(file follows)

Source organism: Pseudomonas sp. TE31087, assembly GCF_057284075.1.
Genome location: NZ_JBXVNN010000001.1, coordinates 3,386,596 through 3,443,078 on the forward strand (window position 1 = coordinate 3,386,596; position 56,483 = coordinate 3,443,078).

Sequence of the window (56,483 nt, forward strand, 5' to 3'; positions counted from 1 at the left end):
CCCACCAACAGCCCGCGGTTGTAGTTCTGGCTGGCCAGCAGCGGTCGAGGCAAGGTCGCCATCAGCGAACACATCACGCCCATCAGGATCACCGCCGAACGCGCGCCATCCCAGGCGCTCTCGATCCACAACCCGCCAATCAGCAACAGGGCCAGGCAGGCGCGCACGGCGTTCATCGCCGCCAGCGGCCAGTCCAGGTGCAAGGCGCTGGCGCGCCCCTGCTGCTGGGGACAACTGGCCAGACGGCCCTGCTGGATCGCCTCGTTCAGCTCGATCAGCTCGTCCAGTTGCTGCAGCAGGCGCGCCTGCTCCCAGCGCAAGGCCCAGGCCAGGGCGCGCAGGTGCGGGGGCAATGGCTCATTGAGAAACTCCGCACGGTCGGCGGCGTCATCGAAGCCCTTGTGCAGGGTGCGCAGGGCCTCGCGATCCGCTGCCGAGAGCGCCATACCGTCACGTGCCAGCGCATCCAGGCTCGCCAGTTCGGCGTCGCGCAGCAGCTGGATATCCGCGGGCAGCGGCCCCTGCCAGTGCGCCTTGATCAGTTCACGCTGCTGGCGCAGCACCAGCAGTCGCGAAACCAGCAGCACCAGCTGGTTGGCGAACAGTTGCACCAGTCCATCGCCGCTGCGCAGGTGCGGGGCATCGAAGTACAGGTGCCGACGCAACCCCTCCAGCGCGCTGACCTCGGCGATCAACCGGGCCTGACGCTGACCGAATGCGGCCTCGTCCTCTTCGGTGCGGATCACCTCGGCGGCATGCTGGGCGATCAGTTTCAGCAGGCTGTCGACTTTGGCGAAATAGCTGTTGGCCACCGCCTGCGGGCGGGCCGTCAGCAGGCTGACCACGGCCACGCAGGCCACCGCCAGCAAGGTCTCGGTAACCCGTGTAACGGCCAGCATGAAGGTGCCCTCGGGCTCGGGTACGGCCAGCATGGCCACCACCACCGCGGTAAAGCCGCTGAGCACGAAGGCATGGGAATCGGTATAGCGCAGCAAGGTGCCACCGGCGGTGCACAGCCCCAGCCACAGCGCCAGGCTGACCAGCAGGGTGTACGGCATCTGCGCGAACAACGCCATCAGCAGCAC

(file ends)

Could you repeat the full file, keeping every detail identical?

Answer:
Source organism: Pseudomonas sp. TE31087, assembly GCF_057284075.1.
Genome location: NZ_JBXVNN010000001.1, coordinates 3,386,596 through 3,443,078 on the forward strand (window position 1 = coordinate 3,386,596; position 56,483 = coordinate 3,443,078).

Sequence of the window (56,483 nt, forward strand, 5' to 3'; positions counted from 1 at the left end):
CCCACCAACAGCCCGCGGTTGTAGTTCTGGCTGGCCAGCAGCGGTCGAGGCAAGGTCGCCATCAGCGAACACATCACGCCCATCAGGATCACCGCCGAACGCGCGCCATCCCAGGCGCTCTCGATCCACAACCCGCCAATCAGCAACAGGGCCAGGCAGGCGCGCACGGCGTTCATCGCCGCCAGCGGCCAGTCCAGGTGCAAGGCGCTGGCGCGCCCCTGCTGCTGGGGACAACTGGCCAGACGGCCCTGCTGGATCGCCTCGTTCAGCTCGATCAGCTCGTCCAGTTGCTGCAGCAGGCGCGCCTGCTCCCAGCGCAAGGCCCAGGCCAGGGCGCGCAGGTGCGGGGGCAATGGCTCATTGAGAAACTCCGCACGGTCGGCGGCGTCATCGAAGCCCTTGTGCAGGGTGCGCAGGGCCTCGCGATCCGCTGCCGAGAGCGCCATACCGTCACGTGCCAGCGCATCCAGGCTCGCCAGTTCGGCGTCGCGCAGCAGCTGGATATCCGCGGGCAGCGGCCCCTGCCAGTGCGCCTTGATCAGTTCACGCTGCTGGCGCAGCACCAGCAGTCGCGAAACCAGCAGCACCAGCTGGTTGGCGAACAGTTGCACCAGTCCATCGCCGCTGCGCAGGTGCGGGGCATCGAAGTACAGGTGCCGACGCAACCCCTCCAGCGCGCTGACCTCGGCGATCAACCGGGCCTGACGCTGACCGAATGCGGCCTCGTCCTCTTCGGTGCGGATCACCTCGGCGGCATGCTGGGCGATCAGTTTCAGCAGGCTGTCGACTTTGGCGAAATAGCTGTTGGCCACCGCCTGCGGGCGGGCCGTCAGCAGGCTGACCACGGCCACGCAGGCCACCGCCAGCAAGGTCTCGGTAACCCGTGTAACGGCCAGCATGAAGGTGCCCTCGGGCTCGGGTACGGCCAGCATGGCCACCACCACCGCGGTAAAGCCGCTGAGCACGAAGGCATGGGAATCGGTATAGCGCAGCAAGGTGCCACCGGCGGTGCACAGCCCCAGCCACAGCGCCAGGCTGACCAGCAGGGTGTACGGCATCTGCGCGAACAACGCCATCAGCAGCAC